The Mother's Grace
Every death is a tragedy. A mother’s death even more so. If a man died, the tribe would move on, and other men would take his place among the hunters, the artists or the warriors. But a mother’s death tore a hole into the social structure of the group, leaving orphaned children who had to be raised by their uncles or aunts, keeping them from doing whatever they had done before.
There were stories that in the past some tribes had put orphans to death for that reason. Salamoon didn’t believe that. It was a story, told to ward off the impulse that might exist in some people to do exactly that. As Nietta’s oldest brother, it was his duty to take in her two children – a little boy and a newborn baby girl; the child she had died giving birth to.
In the rain – why did it always rain? – the tribe was gathered around the burial tree, watching as Salamoon placed his sister’s wrapped corpse on the platform erected around the trunk at head height. Gently he tucked her into the woven reed craddle and sprinkled white needles from the tribe’s holy tree over her. Underneath, the Shaman sang the funeral dirge, calling the spirits to take in Nietta’s soul and guide her to the afterlife. Above, the ghost birds gathered, ready to begin their duty...
“Rest well. Go back to the other side... I will take care of the little ones.” He placed his hand where he presumed the dead woman’s heart to be and added a silent benediction, before he climbed down and took his place in the throng.
Finally, the dirge was finished. Everyone was thoroughly wet and miserable by now, but they weren’t done yet. Ylermi, the Shaman, stepped forward, followed by Mirkka, the healer. She carried the little nameless girl in her arms, while the boy clung to her skirt.
Salamoon shivered, and it wasn’t from the cold.
“As a mother departs, her children stay behind. We, who remain, owe it to her to take care of those she gave life to, as we have been given life by our mothers. Who among you will take these orphans and raise them as his own?”
Salamoon hesitated for a moment. Sometimes, it happened that someone else would step forward, be it because one of the children was especially close to their own, or because they had recognised an aptitude for a craft in one of them.
“I’ll take the girl.” This was Sannu, the chief’s sister, who stepped forward. “As you know, my baby boy died of the fever last week. I can still nurse.” She placed a hand on Salamoon’s arm. “It’s better that way.”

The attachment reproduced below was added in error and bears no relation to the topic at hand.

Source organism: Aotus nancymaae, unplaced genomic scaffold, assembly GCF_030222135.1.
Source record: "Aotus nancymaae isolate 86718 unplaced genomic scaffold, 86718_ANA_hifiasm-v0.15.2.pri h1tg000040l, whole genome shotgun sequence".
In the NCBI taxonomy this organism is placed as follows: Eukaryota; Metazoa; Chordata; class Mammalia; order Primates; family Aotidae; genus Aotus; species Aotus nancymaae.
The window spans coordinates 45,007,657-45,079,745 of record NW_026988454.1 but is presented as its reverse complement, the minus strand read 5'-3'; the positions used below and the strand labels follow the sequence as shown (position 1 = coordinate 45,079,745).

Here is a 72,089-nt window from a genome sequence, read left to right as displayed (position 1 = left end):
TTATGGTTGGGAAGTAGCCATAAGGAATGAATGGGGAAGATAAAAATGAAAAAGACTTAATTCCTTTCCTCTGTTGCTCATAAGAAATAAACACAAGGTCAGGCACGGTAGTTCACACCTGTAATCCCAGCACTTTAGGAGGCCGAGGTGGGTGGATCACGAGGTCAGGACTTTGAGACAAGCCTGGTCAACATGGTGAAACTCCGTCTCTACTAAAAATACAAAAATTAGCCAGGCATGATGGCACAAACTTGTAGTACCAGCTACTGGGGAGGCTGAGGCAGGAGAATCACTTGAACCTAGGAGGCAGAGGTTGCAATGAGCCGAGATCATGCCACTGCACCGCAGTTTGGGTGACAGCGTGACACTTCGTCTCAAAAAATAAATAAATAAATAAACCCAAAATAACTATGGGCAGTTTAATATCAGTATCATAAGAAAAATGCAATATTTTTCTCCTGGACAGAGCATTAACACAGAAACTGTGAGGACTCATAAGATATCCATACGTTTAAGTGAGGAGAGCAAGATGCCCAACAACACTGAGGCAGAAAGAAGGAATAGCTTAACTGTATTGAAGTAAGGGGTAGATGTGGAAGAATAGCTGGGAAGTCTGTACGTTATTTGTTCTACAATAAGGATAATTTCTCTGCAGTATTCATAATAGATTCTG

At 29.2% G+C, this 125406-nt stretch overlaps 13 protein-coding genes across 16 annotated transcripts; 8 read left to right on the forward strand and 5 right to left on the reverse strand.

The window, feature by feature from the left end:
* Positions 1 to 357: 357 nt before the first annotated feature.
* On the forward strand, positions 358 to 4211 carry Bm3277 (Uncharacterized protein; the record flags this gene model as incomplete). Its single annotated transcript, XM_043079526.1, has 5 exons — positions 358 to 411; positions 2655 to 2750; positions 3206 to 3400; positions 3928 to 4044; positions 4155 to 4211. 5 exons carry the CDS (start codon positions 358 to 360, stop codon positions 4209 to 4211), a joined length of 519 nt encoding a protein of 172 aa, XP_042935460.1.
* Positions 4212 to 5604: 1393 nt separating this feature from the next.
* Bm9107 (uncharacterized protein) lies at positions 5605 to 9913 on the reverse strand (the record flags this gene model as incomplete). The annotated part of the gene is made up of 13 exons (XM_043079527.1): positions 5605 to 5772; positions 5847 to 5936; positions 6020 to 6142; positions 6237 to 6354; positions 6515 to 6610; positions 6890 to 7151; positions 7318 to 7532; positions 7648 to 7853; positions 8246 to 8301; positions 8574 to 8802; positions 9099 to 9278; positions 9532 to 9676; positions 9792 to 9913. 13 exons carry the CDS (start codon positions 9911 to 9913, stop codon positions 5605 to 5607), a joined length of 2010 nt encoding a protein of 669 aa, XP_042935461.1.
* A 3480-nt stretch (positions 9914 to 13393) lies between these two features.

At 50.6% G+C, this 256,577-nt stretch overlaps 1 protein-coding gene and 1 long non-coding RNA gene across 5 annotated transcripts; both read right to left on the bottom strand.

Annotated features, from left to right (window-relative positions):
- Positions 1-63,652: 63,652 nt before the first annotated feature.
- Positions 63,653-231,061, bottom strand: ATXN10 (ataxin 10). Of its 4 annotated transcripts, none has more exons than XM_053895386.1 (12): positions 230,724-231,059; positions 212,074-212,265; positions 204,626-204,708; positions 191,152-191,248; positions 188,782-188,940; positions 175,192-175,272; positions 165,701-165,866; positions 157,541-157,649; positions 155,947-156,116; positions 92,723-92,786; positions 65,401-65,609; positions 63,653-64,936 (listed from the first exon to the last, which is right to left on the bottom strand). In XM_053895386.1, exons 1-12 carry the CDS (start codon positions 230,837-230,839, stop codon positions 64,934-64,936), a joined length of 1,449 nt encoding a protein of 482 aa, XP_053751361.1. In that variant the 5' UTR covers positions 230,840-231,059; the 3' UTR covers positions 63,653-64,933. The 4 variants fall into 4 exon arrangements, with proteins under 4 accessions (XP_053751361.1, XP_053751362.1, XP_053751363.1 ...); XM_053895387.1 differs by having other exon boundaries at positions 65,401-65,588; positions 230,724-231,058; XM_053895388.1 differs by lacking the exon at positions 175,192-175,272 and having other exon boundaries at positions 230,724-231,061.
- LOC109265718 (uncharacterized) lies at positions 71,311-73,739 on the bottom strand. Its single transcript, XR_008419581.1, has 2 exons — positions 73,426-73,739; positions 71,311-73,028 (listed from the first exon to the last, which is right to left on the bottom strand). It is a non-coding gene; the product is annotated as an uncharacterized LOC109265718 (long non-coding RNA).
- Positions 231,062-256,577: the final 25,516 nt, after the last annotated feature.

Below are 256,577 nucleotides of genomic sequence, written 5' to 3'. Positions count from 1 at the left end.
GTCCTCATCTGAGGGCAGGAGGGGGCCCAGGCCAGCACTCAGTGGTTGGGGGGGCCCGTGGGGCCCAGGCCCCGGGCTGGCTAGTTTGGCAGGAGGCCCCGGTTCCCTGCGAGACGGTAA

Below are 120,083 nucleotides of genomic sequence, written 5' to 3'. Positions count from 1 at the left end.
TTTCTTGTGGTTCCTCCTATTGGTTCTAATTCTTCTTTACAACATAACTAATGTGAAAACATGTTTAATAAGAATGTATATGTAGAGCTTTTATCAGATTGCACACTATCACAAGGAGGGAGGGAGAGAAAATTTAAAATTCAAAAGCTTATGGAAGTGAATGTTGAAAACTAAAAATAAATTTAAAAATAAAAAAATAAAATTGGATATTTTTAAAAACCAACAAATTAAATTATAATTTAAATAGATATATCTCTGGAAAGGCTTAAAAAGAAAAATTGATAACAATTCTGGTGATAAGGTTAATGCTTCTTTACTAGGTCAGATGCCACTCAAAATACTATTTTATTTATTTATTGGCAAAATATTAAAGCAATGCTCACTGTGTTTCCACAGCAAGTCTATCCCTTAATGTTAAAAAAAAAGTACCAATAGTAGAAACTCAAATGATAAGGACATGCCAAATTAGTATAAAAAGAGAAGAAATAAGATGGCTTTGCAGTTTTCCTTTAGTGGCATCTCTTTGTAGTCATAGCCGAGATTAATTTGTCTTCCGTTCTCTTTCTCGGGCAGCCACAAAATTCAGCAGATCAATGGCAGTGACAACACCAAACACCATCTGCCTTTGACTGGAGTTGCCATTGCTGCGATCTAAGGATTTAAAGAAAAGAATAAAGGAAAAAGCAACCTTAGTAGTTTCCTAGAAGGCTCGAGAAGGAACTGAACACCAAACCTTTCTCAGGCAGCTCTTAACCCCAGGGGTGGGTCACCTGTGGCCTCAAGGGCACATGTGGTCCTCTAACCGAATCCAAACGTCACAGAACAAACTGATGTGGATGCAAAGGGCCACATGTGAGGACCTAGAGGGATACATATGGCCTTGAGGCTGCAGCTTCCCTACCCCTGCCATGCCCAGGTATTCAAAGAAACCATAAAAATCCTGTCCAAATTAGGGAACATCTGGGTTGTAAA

He nodded, relieved. “Thank you. I don’t know what I would have done with her.”
Sannu took the girl and went to stand beside the chief again.
Salamoon readied himself to accept responsibility for the boy – after all, he was almost old enough to learn a craft and there was no reason for him to shirk here...
“Juhani stays with me.”
Everybody – really everybody, even the Shaman – stared. It wasn’t Salamoon who had spoken, but Mirkka. The healer took the boy’s hand.
“Why?” Salamoon had to know. Was it that nobody thought him capable of taking care of his sister’s orphans? He might have hesitated, because there was no other woman in his family, but he would never have shirked.
The older woman pushed her greying hair out of her face and pulled the boy close. He stood very still, wet and bedraggled, and looked at his uncle without expression on his face, neither sadness nor relief. He had inherited Nietta’s almond shaped blue eyes, but his mother had never looked this way.
Salamoon went down on his knees before his nephew and put his hands on the boy’s shoulders. “Why?” he asked again. “I would take care of you, I really would.”
Slowly, the child reached out with a small, cold hand and touched his uncle’s cheek, brushing away tears Salamoon had not been aware of crying. “I know.” He turned slightly, to look at the woman who still shielded him from the rain with her beaded skirts. She gave him an encouraging nod and he continued.
“But you can’t. Mirkka will teach me to be a healer, so I can help others, like I helped my mother.”
The man looked up in confusion. Nobody had helped Nietta, she had died.
Mirkka smiled sadly at the expression on his face. “He stayed with her. The entire night. Despite the blood, the screams and the pain. He held her hand, he sang to her, he soothed her. And when she died, she was calm. There is more to a healer’s work than fixing broken bodies. Sometimes, all we can do is fix broken souls.”
Juhani embraced his uncle fiercely and Salamoon held him close. He felt the boy’s warmth and calm radiating from his thin, fragile body. “He is a born healer.”
Salamoon nodded, understanding dawning. He got up, still holding the boy. “So often, all you can do is watch your patients go home.”
“Indeed.” Mirkka stroked Juhani’s hair. “Learning about herbs and fixing bones, almost everybody can do that. But to stay around when you have seen you will fail, accept it and still go on without despair, and help your patient to do so also that is a great gift and a rare one.”
Salamoon remembered the old stories, the old lessons. “So he is touched, isn’t he?”
The healer nodded, taking the child from him. “Yes. He carries the Mother’s Grace.”
Last edited by Liliedhe; 02-23-13 at 06:53 PM.